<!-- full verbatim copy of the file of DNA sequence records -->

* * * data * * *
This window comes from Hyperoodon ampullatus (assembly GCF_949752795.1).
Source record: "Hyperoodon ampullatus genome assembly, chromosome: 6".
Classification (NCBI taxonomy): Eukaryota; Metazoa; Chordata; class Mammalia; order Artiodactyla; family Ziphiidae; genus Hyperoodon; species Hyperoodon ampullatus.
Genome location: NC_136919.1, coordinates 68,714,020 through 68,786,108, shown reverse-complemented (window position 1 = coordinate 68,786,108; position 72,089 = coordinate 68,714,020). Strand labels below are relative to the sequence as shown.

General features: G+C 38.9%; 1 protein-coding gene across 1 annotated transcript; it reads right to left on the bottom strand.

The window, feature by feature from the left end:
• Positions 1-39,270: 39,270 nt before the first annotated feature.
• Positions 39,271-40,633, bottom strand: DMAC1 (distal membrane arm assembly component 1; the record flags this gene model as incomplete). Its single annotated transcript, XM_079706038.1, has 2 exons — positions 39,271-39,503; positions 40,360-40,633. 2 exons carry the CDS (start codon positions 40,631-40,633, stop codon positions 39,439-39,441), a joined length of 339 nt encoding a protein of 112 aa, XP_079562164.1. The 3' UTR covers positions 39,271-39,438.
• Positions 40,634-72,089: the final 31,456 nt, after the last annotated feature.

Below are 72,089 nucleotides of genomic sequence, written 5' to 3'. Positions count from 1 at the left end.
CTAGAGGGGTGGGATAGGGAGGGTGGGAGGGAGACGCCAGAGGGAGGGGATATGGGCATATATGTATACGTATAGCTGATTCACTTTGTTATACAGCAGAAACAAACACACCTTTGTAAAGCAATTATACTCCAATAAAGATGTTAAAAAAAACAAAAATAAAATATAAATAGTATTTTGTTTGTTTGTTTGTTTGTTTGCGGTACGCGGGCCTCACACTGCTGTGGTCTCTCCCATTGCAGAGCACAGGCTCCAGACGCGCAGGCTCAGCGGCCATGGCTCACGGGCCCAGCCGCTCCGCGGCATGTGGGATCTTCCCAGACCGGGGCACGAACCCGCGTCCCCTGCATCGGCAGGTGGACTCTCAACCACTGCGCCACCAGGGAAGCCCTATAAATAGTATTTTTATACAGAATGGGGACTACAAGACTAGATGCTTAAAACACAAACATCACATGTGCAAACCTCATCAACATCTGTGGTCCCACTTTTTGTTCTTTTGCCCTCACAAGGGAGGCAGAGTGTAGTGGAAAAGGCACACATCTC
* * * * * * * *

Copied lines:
This window comes from Hyperoodon ampullatus (assembly GCF_949752795.1).
Source record: "Hyperoodon ampullatus genome assembly, chromosome: 6".
Classification (NCBI taxonomy): Eukaryota; Metazoa; Chordata; class Mammalia; order Artiodactyla; family Ziphiidae; genus Hyperoodon; species Hyperoodon ampullatus.
Genome location: NC_136919.1, coordinates 68,714,020 through 68,786,108, shown reverse-complemented (window position 1 = coordinate 68,786,108; position 72,089 = coordinate 68,714,020). Strand labels below are relative to the sequence as shown.

General features: G+C 38.9%; 1 protein-coding gene across 1 annotated transcript; it reads right to left on the bottom strand.

The window, feature by feature from the left end:
• Positions 1-39,270: 39,270 nt before the first annotated feature.
• Positions 39,271-40,633, bottom strand: DMAC1 (distal membrane arm assembly component 1; the record flags this gene model as incomplete). Its single annotated transcript, XM_079706038.1, has 2 exons — positions 39,271-39,503; positions 40,360-40,633. 2 exons carry the CDS (start codon positions 40,631-40,633, stop codon positions 39,439-39,441), a joined length of 339 nt encoding a protein of 112 aa, XP_079562164.1. The 3' UTR covers positions 39,271-39,438.
• Positions 40,634-72,089: the final 31,456 nt, after the last annotated feature.

Below are 72,089 nucleotides of genomic sequence, written 5' to 3'. Positions count from 1 at the left end.
CTAGAGGGGTGGGATAGGGAGGGTGGGAGGGAGACGCCAGAGGGAGGGGATATGGGCATATATGTATACGTATAGCTGATTCACTTTGTTATACAGCAGAAACAAACACACCTTTGTAAAGCAATTATACTCCAATAAAGATGTTAAAAAAAACAAAAATAAAATATAAATAGTATTTTGTTTGTTTGTTTGTTTGTTTGCGGTACGCGGGCCTCACACTGCTGTGGTCTCTCCCATTGCAGAGCACAGGCTCCAGACGCGCAGGCTCAGCGGCCATGGCTCACGGGCCCAGCCGCTCCGCGGCATGTGGGATCTTCCCAGACCGGGGCACGAACCCGCGTCCCCTGCATCGGCAGGTGGACTCTCAACCACTGCGCCACCAGGGAAGCCCTATAAATAGTATTTTTATACAGAATGGGGACTACAAGACTAGATGCTTAAAACACAAACATCACATGTGCAAACCTCATCAACATCTGTGGTCCCACTTTTTGTTCTTTTGCCCTCACAAGGGAGGCAGAGTGTAGTGGAAAAGGCACACATCTC